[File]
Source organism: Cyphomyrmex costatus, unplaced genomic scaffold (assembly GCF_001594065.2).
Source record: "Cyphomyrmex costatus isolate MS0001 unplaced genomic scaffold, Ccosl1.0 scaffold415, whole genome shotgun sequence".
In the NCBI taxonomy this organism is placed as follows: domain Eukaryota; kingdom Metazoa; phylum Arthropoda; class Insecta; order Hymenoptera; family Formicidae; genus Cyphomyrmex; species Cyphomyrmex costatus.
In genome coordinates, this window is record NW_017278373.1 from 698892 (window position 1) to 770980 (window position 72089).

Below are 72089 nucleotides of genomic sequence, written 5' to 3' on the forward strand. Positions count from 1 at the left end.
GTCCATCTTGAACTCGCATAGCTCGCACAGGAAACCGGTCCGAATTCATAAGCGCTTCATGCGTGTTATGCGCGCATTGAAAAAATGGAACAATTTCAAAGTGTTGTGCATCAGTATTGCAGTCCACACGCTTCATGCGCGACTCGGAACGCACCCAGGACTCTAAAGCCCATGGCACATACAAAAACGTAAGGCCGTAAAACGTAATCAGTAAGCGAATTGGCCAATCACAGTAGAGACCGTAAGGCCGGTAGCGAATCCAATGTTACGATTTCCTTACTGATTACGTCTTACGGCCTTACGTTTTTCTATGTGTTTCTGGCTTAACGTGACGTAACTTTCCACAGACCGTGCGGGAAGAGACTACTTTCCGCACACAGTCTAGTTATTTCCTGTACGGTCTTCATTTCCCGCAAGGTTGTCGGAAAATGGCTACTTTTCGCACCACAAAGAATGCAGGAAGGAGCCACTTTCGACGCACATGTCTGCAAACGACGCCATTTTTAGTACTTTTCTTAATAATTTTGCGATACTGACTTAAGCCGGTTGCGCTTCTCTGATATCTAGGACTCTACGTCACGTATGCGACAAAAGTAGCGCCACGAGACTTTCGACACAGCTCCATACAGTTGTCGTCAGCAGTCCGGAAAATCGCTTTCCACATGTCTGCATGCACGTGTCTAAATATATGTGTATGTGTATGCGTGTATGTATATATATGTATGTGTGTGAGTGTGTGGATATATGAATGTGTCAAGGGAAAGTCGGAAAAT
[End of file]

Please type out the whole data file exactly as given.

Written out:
Source organism: Cyphomyrmex costatus, unplaced genomic scaffold (assembly GCF_001594065.2).
Source record: "Cyphomyrmex costatus isolate MS0001 unplaced genomic scaffold, Ccosl1.0 scaffold415, whole genome shotgun sequence".
In the NCBI taxonomy this organism is placed as follows: domain Eukaryota; kingdom Metazoa; phylum Arthropoda; class Insecta; order Hymenoptera; family Formicidae; genus Cyphomyrmex; species Cyphomyrmex costatus.
In genome coordinates, this window is record NW_017278373.1 from 698892 (window position 1) to 770980 (window position 72089).

Below are 72089 nucleotides of genomic sequence, written 5' to 3' on the forward strand. Positions count from 1 at the left end.
GTCCATCTTGAACTCGCATAGCTCGCACAGGAAACCGGTCCGAATTCATAAGCGCTTCATGCGTGTTATGCGCGCATTGAAAAAATGGAACAATTTCAAAGTGTTGTGCATCAGTATTGCAGTCCACACGCTTCATGCGCGACTCGGAACGCACCCAGGACTCTAAAGCCCATGGCACATACAAAAACGTAAGGCCGTAAAACGTAATCAGTAAGCGAATTGGCCAATCACAGTAGAGACCGTAAGGCCGGTAGCGAATCCAATGTTACGATTTCCTTACTGATTACGTCTTACGGCCTTACGTTTTTCTATGTGTTTCTGGCTTAACGTGACGTAACTTTCCACAGACCGTGCGGGAAGAGACTACTTTCCGCACACAGTCTAGTTATTTCCTGTACGGTCTTCATTTCCCGCAAGGTTGTCGGAAAATGGCTACTTTTCGCACCACAAAGAATGCAGGAAGGAGCCACTTTCGACGCACATGTCTGCAAACGACGCCATTTTTAGTACTTTTCTTAATAATTTTGCGATACTGACTTAAGCCGGTTGCGCTTCTCTGATATCTAGGACTCTACGTCACGTATGCGACAAAAGTAGCGCCACGAGACTTTCGACACAGCTCCATACAGTTGTCGTCAGCAGTCCGGAAAATCGCTTTCCACATGTCTGCATGCACGTGTCTAAATATATGTGTATGTGTATGCGTGTATGTATATATATGTATGTGTGTGAGTGTGTGGATATATGAATGTGTCAAGGGAAAGTCGGAAAAT